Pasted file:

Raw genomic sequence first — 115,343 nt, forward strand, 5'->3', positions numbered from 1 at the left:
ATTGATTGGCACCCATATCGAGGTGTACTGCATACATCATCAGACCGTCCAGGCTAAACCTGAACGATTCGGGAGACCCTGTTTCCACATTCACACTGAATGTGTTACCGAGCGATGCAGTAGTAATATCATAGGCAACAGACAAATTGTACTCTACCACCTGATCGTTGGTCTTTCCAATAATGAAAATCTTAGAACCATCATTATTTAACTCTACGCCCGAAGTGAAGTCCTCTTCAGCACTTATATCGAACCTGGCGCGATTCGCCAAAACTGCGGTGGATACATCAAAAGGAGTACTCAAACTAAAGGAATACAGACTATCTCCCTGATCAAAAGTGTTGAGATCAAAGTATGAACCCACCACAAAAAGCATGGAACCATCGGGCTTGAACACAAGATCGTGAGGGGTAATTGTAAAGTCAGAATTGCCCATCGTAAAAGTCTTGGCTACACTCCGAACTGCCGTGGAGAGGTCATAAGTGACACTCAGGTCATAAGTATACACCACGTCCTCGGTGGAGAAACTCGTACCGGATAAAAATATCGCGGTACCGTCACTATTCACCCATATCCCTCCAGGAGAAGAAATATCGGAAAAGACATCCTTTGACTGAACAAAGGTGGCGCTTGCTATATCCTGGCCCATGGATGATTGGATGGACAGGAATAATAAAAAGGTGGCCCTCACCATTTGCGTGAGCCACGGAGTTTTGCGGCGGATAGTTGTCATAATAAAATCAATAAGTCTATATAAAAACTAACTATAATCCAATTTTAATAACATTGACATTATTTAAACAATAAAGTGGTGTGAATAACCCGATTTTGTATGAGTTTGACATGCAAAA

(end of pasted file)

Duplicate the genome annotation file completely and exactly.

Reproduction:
Raw genomic sequence first — 115,343 nt, forward strand, 5'->3', positions numbered from 1 at the left:
ATTGATTGGCACCCATATCGAGGTGTACTGCATACATCATCAGACCGTCCAGGCTAAACCTGAACGATTCGGGAGACCCTGTTTCCACATTCACACTGAATGTGTTACCGAGCGATGCAGTAGTAATATCATAGGCAACAGACAAATTGTACTCTACCACCTGATCGTTGGTCTTTCCAATAATGAAAATCTTAGAACCATCATTATTTAACTCTACGCCCGAAGTGAAGTCCTCTTCAGCACTTATATCGAACCTGGCGCGATTCGCCAAAACTGCGGTGGATACATCAAAAGGAGTACTCAAACTAAAGGAATACAGACTATCTCCCTGATCAAAAGTGTTGAGATCAAAGTATGAACCCACCACAAAAAGCATGGAACCATCGGGCTTGAACACAAGATCGTGAGGGGTAATTGTAAAGTCAGAATTGCCCATCGTAAAAGTCTTGGCTACACTCCGAACTGCCGTGGAGAGGTCATAAGTGACACTCAGGTCATAAGTATACACCACGTCCTCGGTGGAGAAACTCGTACCGGATAAAAATATCGCGGTACCGTCACTATTCACCCATATCCCTCCAGGAGAAGAAATATCGGAAAAGACATCCTTTGACTGAACAAAGGTGGCGCTTGCTATATCCTGGCCCATGGATGATTGGATGGACAGGAATAATAAAAAGGTGGCCCTCACCATTTGCGTGAGCCACGGAGTTTTGCGGCGGATAGTTGTCATAATAAAATCAATAAGTCTATATAAAAACTAACTATAATCCAATTTTAATAACATTGACATTATTTAAACAATAAAGTGGTGTGAATAACCCGATTTTGTATGAGTTTGACATGCAAAA